What to know about Hot Melt Adhesives
Hot Melt Adhesives (HMAs) cover a broad range of adhesives with diverse applications from packaging to manufacturing to consumer use. Hot melt adhesives are so named because of the way they are used and applied – pellets or sticks of solid adhesive are heated in a dispensing apparatus and then applied to substrates in a molten liquid form. They can be applied directly with handheld guns, automated dispensers or sprays. HMAs are made of a thermoplastic resin that forms bonds as pressure is applied and it cools. They adhere well to a variety of surfaces, including porous and non-porous substrates, and have long shelf-lives.
HMAs offer some advantages over chemically curing and solvent-based adhesives - VOCs are not a concern with HMAs, and cure-times are not a factor in production. Bond strength is not necessarily as strong, but in applications where high bond strength isn't necessary HMAs can provide a cheaper and more versatile alternative. All of these factors lead them to be the industry standard for a number of packaging solutions, including all types of paper and cardboard box construction (case sealing). Because of their quick application and setting they are also perfect for in-line application of labels. HMAs are finding growing use in the assembly of automobiles, appliances and other manufacturing tasks as well.
"Hot melt adhesives can be formulated to be resistant to water and other chemical solvents."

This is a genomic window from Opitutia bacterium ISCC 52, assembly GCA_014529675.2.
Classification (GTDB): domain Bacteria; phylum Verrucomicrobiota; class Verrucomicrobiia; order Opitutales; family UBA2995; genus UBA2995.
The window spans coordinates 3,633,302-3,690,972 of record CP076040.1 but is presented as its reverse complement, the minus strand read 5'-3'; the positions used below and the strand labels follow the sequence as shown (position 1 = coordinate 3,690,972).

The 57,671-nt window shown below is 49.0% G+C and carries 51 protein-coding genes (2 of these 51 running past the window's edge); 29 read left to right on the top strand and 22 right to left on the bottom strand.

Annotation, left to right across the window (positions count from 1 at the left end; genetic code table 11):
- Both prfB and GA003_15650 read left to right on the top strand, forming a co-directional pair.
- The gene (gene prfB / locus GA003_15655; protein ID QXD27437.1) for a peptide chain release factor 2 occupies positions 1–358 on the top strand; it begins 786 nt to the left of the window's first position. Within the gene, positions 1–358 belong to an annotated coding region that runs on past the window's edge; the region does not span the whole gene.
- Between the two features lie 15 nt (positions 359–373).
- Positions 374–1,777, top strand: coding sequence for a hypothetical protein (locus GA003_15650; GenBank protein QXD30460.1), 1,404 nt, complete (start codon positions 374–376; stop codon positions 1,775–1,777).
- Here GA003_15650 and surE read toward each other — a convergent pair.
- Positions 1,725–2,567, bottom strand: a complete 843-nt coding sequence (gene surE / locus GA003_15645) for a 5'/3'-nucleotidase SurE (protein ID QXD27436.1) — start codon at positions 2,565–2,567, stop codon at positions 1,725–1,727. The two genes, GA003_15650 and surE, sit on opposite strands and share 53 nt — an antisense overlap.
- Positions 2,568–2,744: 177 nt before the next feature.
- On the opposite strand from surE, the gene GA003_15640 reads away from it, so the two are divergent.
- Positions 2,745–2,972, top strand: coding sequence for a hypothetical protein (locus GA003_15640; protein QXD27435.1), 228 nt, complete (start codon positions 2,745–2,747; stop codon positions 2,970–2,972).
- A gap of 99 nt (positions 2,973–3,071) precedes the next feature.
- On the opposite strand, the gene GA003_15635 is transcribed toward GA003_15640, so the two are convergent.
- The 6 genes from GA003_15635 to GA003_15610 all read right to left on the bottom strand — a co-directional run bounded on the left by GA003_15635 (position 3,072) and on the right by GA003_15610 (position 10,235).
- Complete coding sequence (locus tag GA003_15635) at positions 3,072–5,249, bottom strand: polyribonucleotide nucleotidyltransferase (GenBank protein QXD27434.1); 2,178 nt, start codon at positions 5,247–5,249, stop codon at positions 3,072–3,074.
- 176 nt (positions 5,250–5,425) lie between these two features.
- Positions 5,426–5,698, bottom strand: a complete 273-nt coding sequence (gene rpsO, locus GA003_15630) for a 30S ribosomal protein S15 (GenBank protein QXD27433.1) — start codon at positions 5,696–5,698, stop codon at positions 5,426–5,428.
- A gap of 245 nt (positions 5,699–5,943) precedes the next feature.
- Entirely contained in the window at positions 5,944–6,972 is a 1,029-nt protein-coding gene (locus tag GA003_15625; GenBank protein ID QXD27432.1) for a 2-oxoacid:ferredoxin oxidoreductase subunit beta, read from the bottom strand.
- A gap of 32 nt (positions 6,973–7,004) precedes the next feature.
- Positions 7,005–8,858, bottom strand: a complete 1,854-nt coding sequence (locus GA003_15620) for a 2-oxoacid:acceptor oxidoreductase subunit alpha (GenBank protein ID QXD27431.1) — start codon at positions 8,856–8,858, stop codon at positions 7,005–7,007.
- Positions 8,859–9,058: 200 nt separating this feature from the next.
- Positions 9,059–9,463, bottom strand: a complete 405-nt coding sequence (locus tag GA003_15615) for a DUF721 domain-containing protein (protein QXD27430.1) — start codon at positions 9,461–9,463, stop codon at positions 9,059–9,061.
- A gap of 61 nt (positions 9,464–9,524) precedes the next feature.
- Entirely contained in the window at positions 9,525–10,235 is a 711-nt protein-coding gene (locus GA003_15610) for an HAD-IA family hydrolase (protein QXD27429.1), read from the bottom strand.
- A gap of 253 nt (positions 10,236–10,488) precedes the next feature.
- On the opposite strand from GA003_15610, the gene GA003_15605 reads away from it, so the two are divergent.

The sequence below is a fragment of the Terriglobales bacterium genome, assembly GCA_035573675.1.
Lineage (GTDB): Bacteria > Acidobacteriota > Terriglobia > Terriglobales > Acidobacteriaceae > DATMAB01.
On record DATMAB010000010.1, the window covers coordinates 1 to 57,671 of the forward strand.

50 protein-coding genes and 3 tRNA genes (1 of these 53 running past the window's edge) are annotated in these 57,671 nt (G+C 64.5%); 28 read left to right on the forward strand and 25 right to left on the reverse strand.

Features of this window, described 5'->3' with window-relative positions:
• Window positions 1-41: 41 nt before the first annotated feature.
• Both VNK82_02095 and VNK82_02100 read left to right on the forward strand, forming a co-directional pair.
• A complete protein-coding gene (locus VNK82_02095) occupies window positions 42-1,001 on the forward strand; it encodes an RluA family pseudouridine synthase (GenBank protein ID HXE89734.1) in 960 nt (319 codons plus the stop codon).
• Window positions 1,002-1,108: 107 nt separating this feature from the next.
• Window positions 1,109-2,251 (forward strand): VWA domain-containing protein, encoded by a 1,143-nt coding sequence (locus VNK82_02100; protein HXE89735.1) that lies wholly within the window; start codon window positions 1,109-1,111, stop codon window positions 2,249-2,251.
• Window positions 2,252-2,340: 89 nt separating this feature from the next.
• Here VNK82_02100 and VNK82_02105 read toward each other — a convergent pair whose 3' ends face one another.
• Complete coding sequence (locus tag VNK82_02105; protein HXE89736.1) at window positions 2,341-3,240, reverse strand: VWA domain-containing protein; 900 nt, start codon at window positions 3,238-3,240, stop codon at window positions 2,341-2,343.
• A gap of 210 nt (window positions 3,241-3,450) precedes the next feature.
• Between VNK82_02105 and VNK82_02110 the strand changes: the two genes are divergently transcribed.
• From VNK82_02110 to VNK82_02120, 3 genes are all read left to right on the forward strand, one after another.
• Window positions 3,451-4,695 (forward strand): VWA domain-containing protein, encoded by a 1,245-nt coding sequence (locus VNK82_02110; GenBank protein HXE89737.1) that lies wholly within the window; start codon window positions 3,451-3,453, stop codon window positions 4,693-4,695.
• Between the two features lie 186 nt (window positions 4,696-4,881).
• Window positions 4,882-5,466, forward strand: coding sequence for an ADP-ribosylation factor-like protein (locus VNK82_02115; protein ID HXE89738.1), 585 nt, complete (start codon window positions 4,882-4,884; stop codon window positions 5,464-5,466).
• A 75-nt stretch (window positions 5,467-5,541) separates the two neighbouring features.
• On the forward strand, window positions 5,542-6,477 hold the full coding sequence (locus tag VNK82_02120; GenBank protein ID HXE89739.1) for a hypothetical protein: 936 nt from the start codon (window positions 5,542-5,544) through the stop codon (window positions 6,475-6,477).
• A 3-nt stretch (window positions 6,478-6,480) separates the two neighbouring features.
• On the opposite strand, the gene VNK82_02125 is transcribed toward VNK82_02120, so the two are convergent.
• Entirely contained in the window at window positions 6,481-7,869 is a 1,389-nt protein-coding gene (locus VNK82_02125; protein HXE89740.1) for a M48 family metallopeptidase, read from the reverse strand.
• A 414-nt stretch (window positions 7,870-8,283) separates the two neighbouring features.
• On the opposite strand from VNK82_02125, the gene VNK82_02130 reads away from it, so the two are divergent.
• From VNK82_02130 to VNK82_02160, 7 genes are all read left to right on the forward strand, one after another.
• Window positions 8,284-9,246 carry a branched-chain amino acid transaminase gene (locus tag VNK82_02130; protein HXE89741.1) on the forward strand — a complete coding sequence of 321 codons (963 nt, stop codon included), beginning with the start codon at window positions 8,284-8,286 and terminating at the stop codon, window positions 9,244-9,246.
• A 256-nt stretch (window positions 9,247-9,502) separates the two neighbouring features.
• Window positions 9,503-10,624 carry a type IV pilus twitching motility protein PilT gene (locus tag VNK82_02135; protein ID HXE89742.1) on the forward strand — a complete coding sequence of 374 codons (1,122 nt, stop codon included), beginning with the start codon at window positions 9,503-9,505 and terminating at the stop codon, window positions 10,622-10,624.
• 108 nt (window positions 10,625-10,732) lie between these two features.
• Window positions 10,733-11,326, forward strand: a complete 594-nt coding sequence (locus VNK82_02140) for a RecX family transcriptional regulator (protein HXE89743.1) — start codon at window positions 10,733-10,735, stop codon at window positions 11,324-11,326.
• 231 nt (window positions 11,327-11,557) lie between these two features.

There are a number of other advantages to hot melt adhesives that make them suited for a large range of applications. Bonds formed by HMAs are flexible, a necessity in some packaging and manufacturing applications like bags and disposable hygiene products. They can also be formulated to be resistant to water and other chemical solvents. Because they set by cooling, rather than drying or evaporation, the adhesive doesn't lose any of its thickness when setting. HMAs are also useful in gap-filling applications, which allows greater versatility in their use. Because HMAs need to reach a certain temperature to be applied (175-250 C) they can't be used in temperature-sensitive applications where that level of heat would damage bonded components, though some compositions of HMA are formulated to be applied at under 150C.
HMAs are quite versatile in their composition and there are a number of base-compositions with distinct properties which form the major sub-groups of hot melts.
Ethylene Vinyl-Acetate (EVA) is one of the most common bases for hot melts. Properties can be altered by changing the ratio of vinyl acetate to ethylene in the formulation, with a trade-off between bond strength and flexibility, among other factors. These are frequently used for case and carton sealing as well as product assembly, particularly with paper products.
Polyamide (PA) based hotmelts are useful for high-temperature applications and can maintain bonding strength in applications above 100C in most cases. They are also resistant to oil and gas and can bond PVC, which can be difficult with other HMA formulations. Polyamide hotmelts are also the go-to HMA for bonding metals like aluminum and others.